Francisco Gonzalez Bocanegra (Francisco Gonzalez Bocanegra)

Francisco Gonzalez Bocanegra

Poet.  He was born in San Luis Potosí, Mexico. In 1827, the González family moved to the port of Cádiz, Spain.  In 1836, they returned to San Luis Potosí, Mexico where Francisco spent time working at his father’s commerce business.  In 1846 he moved to Mexico City, began publishing his first poems and became a member of the Letrán Academy.  Bocanegra also worked as a theater censor and was appointed director of the official newspaper.  In 1850 he founded and served as president of Hidalgo Grammar school. In 1853, Mexico’s President Antonio López de Santa Anna held a contest to compose the Mexican National anthem.  As the submission deadline approached, Bocanegra found he was unmotivated to participate.  While at the home of his cousin/fiancée, Guadalupe González de Pino y Villalpando, Bocanegra found himself locked in a room with nothing but a desk, paper and pen.  His fiancée sternly informed him that she would not open the door until the poem was completed. Bocanegra, suddenly inspired, completed the poem “Mexicanos, al Grito de Guerra” (“Mexicans, at the Cry of Battle”)  approximately 4 hours later and slid it below the door.  His submission went on to be unanimously selected by contest judges and Jaime Nunó’s musical composition titled, “God and Liberty” was chosen to accompany Bocanegra’s lyrics.  The completed song was called “Himno Nacional Mexicano” and was first played September 15, 1854 (Mexican Independence Day) in the Teatro Santa Anna which became known as Teatro Nacional.  The original poem consisted of 10 verses but after the country’s defeat in the Mexican-American War, stanza IV was forbidden because it referenced Antonio López de Santa Anna, blamed for the defeat, and stanza VII referred to the first Mexican Emperor Agustin de Iturbide, who was exiled and executed.  Today only the chorus is sung in the beginning, between stanzas I, V, VI and X and at the end. Bocanegra married Guadalupe and had four daughters: Elisa, Guadalupe, Angela and María de la Luz.  A public employee until persecuted by enemies of the administration he served in 1861, he had to take refuge in the house of a friend.  He died there and his remains were originally interred in San Fernando’s Vault.  In 1901 they were transferred to Dolores’s Vault; in September of 1932, they were placed for the first time in the Rotonda de los Hombres Ilustres (Rotunda of Illustrious Men) and, finally, in 1942 they were placed beside those of composer Jaime Nunó. (bio by: So Cal Graver)Cause of death: Typhus. (bio by: SCG)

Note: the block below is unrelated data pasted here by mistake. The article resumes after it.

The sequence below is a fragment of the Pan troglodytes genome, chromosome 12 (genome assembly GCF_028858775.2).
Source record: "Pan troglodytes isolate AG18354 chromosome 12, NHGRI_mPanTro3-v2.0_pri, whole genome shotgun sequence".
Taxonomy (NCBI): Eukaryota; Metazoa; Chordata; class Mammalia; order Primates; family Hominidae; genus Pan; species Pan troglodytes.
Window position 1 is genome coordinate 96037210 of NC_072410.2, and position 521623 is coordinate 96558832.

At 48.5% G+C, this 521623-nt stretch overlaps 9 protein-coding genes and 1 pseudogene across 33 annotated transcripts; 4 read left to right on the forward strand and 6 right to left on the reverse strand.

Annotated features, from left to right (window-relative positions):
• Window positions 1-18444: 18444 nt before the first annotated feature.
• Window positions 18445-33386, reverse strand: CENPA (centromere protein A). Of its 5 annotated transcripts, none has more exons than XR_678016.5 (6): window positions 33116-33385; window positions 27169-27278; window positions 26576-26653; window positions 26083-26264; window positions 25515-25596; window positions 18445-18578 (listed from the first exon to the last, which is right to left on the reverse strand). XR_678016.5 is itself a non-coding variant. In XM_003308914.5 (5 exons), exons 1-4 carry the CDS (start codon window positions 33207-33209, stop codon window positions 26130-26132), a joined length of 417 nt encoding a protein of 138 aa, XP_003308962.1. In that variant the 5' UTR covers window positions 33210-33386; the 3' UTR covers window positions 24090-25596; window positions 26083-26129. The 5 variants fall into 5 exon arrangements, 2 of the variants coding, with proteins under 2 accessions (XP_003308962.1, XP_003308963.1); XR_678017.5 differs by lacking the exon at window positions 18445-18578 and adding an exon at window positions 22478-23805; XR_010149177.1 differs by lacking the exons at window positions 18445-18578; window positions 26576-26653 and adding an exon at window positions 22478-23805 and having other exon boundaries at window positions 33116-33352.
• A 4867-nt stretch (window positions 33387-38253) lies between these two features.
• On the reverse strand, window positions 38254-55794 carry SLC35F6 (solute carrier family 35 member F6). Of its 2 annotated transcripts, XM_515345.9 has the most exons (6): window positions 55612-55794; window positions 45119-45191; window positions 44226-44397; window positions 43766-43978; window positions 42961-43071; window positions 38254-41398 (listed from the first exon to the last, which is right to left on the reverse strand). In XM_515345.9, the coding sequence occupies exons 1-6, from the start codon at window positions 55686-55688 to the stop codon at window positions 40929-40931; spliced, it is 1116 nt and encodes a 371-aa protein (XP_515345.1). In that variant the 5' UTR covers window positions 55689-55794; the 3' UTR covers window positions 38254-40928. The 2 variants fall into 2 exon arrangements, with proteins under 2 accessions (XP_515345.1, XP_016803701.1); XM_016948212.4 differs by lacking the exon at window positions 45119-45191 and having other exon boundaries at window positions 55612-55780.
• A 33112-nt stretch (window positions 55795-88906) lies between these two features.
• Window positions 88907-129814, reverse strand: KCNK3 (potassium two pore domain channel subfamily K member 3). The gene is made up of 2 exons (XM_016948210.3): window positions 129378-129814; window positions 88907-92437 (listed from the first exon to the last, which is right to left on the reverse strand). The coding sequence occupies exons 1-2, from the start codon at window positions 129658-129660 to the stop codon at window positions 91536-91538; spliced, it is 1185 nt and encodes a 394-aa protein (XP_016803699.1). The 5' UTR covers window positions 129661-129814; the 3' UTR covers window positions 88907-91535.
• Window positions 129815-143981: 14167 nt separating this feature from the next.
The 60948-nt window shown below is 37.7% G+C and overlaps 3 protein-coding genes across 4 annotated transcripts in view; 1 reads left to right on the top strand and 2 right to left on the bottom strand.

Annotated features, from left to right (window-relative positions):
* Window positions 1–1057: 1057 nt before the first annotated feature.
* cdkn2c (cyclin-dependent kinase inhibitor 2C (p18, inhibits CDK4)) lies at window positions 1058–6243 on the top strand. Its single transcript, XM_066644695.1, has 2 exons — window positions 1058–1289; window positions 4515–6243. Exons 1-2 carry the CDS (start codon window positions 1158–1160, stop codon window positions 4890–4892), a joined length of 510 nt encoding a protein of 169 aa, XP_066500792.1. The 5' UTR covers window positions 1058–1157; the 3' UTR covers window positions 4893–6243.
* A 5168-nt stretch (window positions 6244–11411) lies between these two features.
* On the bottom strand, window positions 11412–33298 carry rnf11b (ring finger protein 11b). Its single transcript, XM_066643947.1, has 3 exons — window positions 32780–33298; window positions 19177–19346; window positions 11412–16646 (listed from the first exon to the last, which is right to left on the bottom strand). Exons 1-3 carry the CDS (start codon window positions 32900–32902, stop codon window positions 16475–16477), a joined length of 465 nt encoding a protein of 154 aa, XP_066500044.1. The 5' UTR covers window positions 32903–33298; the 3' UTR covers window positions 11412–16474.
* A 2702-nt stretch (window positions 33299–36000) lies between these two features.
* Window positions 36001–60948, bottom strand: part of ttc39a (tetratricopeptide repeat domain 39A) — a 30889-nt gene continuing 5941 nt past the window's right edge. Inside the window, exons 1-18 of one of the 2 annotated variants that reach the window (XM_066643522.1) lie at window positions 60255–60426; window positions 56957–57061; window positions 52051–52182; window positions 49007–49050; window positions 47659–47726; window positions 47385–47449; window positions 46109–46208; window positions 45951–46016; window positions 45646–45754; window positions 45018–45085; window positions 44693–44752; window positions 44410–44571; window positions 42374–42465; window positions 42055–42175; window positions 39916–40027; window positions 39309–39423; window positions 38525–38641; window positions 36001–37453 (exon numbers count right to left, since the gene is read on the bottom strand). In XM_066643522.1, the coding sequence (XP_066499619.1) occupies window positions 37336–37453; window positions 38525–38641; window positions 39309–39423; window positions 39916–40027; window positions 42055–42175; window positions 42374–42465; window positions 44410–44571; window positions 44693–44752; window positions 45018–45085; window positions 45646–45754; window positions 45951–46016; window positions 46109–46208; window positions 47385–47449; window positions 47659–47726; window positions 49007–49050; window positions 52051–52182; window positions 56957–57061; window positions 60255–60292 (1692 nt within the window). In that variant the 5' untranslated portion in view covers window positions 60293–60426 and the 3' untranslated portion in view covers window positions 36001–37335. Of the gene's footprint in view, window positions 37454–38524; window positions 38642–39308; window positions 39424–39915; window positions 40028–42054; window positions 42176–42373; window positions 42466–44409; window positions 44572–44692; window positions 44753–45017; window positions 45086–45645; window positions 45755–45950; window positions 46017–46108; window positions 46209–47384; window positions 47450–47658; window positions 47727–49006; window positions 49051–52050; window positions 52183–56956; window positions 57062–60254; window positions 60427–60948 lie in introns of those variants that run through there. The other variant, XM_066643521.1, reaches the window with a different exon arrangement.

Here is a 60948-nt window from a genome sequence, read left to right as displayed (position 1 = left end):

• January, 08, 1824


  • April, 04, 1861

Cause of Death

  • Typhus. (bio by: SCG) 


  • Panteón Civil de Dolores
  • Mexico

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